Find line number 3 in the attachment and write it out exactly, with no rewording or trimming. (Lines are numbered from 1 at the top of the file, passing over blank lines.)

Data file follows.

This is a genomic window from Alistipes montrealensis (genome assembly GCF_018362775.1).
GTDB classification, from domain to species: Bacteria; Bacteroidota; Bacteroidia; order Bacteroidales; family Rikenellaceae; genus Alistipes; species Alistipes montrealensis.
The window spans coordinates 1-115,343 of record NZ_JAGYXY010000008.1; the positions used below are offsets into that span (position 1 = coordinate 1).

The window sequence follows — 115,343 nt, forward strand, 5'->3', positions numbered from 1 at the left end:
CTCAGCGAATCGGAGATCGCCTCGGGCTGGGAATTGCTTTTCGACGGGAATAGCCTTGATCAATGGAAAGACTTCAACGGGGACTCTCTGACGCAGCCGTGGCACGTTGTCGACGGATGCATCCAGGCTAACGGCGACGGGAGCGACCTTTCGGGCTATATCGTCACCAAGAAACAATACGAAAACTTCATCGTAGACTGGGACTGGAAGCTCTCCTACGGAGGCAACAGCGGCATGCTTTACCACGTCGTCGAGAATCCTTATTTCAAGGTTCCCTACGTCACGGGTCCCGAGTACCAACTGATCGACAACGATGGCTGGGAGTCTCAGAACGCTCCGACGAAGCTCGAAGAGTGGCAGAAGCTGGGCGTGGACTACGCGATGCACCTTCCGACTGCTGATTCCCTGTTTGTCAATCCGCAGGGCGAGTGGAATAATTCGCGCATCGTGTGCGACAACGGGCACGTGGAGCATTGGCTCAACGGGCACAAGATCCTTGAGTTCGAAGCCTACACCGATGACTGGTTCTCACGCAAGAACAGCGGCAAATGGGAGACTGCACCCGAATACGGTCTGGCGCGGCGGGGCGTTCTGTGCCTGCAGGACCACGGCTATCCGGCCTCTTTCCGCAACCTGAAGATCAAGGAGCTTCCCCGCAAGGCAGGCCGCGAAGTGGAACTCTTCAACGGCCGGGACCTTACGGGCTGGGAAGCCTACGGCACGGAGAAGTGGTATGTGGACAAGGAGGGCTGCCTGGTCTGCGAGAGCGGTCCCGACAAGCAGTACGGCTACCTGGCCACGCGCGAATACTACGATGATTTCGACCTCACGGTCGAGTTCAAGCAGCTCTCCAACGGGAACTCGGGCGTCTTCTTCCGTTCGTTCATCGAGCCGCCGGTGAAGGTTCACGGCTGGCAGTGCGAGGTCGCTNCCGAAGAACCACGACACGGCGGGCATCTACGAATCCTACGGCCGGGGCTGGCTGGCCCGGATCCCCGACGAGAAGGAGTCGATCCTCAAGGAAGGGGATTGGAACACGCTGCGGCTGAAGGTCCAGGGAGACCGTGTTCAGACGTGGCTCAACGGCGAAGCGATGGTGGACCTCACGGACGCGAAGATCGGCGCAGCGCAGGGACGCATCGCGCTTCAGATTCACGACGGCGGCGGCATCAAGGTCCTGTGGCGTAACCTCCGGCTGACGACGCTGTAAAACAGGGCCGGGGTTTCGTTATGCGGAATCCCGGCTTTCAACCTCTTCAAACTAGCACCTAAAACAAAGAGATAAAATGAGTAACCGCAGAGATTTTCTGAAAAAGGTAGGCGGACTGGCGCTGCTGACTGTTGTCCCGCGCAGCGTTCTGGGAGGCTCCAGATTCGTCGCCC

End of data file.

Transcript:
The window spans coordinates 1-115,343 of record NZ_JAGYXY010000008.1; the positions used below are offsets into that span (position 1 = coordinate 1).